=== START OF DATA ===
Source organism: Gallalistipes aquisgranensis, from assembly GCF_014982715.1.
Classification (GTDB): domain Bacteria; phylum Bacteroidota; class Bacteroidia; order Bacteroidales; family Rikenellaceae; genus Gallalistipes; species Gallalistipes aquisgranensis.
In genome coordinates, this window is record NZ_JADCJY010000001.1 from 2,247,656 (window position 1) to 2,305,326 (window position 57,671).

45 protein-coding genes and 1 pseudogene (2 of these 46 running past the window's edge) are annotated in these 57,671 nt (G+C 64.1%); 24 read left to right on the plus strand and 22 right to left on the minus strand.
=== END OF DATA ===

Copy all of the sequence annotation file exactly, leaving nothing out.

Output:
Source organism: Gallalistipes aquisgranensis, from assembly GCF_014982715.1.
Classification (GTDB): domain Bacteria; phylum Bacteroidota; class Bacteroidia; order Bacteroidales; family Rikenellaceae; genus Gallalistipes; species Gallalistipes aquisgranensis.
In genome coordinates, this window is record NZ_JADCJY010000001.1 from 2,247,656 (window position 1) to 2,305,326 (window position 57,671).

45 protein-coding genes and 1 pseudogene (2 of these 46 running past the window's edge) are annotated in these 57,671 nt (G+C 64.1%); 24 read left to right on the plus strand and 22 right to left on the minus strand.